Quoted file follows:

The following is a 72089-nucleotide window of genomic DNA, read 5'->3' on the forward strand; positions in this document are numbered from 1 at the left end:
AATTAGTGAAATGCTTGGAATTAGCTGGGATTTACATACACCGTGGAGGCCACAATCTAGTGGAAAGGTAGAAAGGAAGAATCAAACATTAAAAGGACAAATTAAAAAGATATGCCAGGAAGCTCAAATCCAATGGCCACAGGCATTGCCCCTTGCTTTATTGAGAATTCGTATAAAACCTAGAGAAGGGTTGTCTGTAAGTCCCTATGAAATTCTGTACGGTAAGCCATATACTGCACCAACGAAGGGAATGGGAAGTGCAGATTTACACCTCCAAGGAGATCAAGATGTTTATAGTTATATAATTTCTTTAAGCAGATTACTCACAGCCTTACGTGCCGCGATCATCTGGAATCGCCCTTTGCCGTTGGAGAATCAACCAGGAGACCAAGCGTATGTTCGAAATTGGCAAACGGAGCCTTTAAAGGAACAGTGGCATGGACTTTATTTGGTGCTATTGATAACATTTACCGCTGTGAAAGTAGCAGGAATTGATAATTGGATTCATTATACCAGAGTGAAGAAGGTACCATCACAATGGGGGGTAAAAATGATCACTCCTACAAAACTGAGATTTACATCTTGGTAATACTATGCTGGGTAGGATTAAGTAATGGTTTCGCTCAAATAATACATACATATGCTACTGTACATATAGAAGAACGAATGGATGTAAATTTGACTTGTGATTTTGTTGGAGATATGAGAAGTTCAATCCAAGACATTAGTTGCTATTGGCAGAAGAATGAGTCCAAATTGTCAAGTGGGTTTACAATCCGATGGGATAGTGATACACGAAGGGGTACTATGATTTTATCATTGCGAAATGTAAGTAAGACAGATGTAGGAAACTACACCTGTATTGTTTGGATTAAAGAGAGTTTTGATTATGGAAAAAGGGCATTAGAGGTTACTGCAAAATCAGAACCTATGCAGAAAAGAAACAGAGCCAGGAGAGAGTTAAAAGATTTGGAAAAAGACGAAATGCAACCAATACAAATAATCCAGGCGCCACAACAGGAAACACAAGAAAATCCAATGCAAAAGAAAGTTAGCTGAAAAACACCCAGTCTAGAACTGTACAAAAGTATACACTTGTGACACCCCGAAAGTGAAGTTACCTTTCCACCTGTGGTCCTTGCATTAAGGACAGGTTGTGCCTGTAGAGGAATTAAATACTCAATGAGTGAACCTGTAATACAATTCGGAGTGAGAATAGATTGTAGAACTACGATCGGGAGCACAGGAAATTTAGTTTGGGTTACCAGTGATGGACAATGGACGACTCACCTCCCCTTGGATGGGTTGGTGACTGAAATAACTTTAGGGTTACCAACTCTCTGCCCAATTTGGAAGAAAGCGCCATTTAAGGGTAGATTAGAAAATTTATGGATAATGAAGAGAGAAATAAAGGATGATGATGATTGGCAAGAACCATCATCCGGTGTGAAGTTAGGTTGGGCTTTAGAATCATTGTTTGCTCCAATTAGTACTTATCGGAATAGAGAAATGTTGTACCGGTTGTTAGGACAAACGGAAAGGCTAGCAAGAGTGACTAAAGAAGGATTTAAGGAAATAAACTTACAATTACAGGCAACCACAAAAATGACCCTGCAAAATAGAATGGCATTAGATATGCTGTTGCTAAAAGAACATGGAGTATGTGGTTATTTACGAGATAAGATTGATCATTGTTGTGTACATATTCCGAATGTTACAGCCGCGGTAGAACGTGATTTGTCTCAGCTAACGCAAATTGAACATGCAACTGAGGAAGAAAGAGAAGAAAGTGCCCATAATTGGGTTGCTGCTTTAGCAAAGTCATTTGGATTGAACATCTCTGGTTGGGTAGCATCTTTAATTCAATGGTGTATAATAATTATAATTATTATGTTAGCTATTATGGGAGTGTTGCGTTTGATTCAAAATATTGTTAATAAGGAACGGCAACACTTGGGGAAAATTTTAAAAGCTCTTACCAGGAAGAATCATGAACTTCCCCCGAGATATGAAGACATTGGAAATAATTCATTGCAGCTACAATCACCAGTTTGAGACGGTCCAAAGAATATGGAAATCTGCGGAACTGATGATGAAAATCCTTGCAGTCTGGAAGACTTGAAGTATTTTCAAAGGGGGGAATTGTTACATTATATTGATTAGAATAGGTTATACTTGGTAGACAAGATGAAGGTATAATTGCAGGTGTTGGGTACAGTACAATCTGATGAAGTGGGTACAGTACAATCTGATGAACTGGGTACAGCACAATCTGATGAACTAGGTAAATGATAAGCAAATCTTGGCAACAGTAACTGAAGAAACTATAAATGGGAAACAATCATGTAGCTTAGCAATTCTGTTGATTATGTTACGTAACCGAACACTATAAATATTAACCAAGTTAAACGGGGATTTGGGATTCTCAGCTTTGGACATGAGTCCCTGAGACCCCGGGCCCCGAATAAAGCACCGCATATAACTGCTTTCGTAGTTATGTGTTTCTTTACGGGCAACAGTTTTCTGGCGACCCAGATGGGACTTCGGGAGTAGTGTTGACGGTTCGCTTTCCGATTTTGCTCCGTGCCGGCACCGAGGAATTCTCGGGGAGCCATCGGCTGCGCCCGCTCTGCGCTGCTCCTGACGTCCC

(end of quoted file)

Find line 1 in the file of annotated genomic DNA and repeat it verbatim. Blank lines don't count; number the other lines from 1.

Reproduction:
The following is a 72089-nucleotide window of genomic DNA, read 5'->3' on the forward strand; positions in this document are numbered from 1 at the left end: